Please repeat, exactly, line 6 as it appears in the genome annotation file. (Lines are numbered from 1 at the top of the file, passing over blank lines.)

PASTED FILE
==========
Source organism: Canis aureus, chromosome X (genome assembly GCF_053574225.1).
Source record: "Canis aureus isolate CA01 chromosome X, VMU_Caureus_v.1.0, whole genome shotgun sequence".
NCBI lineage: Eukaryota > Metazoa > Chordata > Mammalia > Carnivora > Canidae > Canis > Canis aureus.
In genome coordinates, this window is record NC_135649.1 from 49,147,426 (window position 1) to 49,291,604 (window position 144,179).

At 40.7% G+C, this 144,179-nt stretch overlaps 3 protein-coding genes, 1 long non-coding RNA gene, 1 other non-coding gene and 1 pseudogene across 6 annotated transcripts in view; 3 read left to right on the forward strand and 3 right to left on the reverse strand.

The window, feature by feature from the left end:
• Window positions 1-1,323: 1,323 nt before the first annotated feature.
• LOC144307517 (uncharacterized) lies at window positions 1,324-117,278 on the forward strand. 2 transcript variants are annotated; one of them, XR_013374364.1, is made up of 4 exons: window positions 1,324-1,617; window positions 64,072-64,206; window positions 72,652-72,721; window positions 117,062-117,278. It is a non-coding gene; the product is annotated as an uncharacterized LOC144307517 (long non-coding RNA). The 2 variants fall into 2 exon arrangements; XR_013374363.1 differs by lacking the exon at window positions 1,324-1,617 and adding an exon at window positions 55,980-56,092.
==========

The window, feature by feature from the left end: